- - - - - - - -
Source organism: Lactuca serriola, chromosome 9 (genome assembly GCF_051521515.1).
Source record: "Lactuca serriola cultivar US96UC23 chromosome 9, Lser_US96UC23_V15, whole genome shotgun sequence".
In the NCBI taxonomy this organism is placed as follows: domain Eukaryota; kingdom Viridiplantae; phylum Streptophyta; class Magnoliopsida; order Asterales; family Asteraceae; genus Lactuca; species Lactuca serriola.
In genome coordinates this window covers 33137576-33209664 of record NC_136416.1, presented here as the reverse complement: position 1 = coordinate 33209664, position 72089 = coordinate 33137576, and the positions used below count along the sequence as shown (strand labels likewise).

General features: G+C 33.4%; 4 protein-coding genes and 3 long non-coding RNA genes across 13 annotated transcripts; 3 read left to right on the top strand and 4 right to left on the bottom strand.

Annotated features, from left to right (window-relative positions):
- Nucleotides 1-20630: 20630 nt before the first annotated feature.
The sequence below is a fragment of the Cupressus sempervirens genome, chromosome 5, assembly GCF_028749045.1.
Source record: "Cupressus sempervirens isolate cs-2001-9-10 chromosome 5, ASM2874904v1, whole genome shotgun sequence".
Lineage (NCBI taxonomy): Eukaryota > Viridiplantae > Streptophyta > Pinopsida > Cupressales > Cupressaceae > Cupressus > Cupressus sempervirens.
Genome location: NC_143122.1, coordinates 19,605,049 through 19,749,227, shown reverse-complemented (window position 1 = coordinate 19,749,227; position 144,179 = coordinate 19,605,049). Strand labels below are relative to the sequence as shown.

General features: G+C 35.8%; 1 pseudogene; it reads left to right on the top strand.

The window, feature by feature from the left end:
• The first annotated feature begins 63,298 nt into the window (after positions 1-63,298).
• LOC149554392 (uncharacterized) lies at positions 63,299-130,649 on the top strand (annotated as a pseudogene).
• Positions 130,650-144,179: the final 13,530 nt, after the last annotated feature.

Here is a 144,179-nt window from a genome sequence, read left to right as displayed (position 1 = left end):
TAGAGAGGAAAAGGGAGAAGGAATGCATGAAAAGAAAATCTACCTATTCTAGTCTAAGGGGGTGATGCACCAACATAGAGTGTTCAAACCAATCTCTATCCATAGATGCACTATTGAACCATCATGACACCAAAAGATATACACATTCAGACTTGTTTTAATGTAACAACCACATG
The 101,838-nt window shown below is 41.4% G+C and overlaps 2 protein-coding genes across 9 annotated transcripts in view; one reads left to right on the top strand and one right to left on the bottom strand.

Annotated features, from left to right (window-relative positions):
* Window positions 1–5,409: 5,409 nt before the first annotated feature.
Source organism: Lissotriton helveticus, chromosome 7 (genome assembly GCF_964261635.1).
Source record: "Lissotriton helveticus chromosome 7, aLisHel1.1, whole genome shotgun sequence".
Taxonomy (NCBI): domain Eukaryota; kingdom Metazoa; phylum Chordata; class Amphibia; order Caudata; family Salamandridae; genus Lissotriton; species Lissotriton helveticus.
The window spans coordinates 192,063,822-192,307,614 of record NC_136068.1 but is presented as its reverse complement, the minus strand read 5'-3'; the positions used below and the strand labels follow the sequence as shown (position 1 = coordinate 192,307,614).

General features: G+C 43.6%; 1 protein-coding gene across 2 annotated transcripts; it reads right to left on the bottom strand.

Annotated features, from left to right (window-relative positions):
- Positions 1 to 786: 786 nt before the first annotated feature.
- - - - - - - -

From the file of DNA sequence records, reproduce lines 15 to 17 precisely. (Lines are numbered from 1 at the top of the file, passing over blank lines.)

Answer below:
• LOC149554392 (uncharacterized) lies at positions 63,299-130,649 on the top strand (annotated as a pseudogene).
• Positions 130,650-144,179: the final 13,530 nt, after the last annotated feature.

Here is a 144,179-nt window from a genome sequence, read left to right as displayed (position 1 = left end):